The Charleston newspapers noted “never before, in the history of the theatrical business, has a theater opening been attended by such a gathering of statesmen.” Three West Virginia governors, Morgan, MacCorkle, and Atkinson, as well as Charleston Mayor Grant P. Hall attended the gala opening of the Kearse theater November 26, 1922.
Hoping for rejuvenation of Summers Street, the Kearse Theater opened on November 29, 1922. Located on Summers Street between Fife and Quarrier streets, it was considered the most beautiful and versatile entertainment establishment in the Kanawha Valley. Charlestonians experienced silent films, vaudeville acts, concerts, road shows, operas, and stage plays. In 1928, the first talking pictures arrived.
In addition to its use as a theater, the building had two floors of clubrooms and ballroom space. Many civic clubs had headquarters in the Kearse Building. Dance clubs, such as the Charleston Cotillion, held dances and balls there.
During the Second World War, the Kearse Theater stage was used by the armed forces to put on demonstrations. Events named ‘Opportunity Night’ featured amateur performances by talented Charlestonians.
Built by the Mills and Millspaugh Company of Columbus, Ohio, it was designed for both movies and stage shows. It boasted the latest projection equipment, which was continually updated, including a Cinemascope screen in the 1950s.
An orchestra pit was a prominent feature, and the Kearse orchestra accompanied silent films as well as other productions. An Austin concert pipe organ was the most significant individual expense in the construction of the opulent Kearse Theater. The largest concert pipe organ remaining in a theater in West Virginia, it stayed there right up to the time of the theater’s demolition.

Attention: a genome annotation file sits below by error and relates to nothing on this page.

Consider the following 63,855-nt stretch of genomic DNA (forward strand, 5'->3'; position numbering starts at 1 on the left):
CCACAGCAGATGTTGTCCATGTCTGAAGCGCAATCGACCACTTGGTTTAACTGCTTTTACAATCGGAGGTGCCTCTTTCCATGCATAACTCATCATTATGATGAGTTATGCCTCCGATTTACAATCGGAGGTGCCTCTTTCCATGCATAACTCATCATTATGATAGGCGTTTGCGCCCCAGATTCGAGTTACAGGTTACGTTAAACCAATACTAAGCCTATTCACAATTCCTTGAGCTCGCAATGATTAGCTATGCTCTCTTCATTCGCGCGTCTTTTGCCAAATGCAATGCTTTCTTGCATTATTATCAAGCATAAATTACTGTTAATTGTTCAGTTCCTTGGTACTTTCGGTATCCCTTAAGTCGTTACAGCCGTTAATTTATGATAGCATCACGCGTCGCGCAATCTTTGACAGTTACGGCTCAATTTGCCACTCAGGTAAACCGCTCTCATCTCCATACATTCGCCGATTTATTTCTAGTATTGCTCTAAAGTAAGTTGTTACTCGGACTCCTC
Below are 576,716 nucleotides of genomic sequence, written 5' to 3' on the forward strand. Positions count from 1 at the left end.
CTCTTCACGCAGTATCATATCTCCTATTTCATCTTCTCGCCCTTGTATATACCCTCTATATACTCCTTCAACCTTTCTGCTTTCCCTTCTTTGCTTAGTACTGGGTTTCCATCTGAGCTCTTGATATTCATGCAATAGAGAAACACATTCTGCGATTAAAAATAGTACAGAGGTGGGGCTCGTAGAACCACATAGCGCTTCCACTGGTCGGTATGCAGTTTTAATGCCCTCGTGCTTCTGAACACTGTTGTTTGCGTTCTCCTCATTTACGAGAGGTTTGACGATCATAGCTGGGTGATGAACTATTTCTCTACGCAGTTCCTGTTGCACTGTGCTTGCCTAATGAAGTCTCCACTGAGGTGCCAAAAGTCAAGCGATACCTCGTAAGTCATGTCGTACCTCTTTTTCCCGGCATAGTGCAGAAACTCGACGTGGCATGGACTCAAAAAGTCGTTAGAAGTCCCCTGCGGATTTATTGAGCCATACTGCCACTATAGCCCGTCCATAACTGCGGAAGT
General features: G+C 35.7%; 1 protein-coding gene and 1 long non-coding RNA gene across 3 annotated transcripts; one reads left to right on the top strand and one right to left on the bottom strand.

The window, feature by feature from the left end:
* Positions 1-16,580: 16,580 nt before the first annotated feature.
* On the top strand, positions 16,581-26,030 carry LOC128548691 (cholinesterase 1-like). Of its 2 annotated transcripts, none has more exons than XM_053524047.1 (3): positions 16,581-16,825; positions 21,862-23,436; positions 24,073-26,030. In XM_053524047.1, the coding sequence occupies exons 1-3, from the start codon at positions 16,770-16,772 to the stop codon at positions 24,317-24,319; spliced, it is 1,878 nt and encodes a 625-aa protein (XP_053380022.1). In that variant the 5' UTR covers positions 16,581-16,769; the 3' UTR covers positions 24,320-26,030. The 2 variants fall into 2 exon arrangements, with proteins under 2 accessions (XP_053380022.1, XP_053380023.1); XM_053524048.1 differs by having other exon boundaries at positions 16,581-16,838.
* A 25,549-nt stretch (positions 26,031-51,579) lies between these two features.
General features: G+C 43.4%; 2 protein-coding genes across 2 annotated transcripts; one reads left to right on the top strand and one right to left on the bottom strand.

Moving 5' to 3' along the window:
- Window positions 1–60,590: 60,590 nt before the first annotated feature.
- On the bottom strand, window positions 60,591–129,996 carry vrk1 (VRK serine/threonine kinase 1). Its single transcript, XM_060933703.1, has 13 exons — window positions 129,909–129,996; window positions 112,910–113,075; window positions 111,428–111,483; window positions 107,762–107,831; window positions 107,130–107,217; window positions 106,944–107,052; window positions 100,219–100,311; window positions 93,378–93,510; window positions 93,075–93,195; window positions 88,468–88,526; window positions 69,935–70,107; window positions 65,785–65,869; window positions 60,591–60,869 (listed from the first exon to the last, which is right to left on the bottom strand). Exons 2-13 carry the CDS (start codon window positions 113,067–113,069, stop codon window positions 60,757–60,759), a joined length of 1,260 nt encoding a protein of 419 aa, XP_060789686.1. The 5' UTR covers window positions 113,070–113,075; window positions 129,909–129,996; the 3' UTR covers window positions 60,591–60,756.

The main floor of the theater sloped to the stage and originally had 31 rows of seats with four aisles. Each aisle seat was capped in cast iron that was embossed with a “K.” The mezzanine seating had 10 rows. The balcony level also included 2 rows of boxes; 8 higher and 17 lower, extending down the sides of the theater. The box railings had ornamental plaster panels on them. At the rear of the auditorium, the projection booth was entered from a small metal staircase at the top of the balcony.
The ceiling plasterwork was decorated in a variety of designs. Large grates of cast plaster covered openings from which the pipe organ was heard.
The orchestra pit was in front of the stage, which had a proscenium 38 feet at the deepest. Backstage were the organ’s wind chambers and two levels of six dressing rooms, each with a window. The rear of the building had a large door to accommodate equipment and props.
An article in the Charleston paper around the opening of the theater described the comforts for patrons, including “very comfortable chairs installed – wider than ordinary – upholstered in leather” and “gradual sloping passageways to the balcony” instead of stairs. A coat check room, a gentleman’s smoking room, and a lady’s restroom with an attendant all added to the comforts of those attending events at the Kearse Theater.
Despite the theater’s motto, “The Theater with a Personality,” the Kearse Theater closed its doors in December of 1979. It was listed on the National Register of Historic Places in 1980, yet the theater was demolished in 1982.
Squires’ new book Look Back at Charleston is a compilation of 24 essays and color photos from her column and is available on Amazon. Visit www.mlynne.com.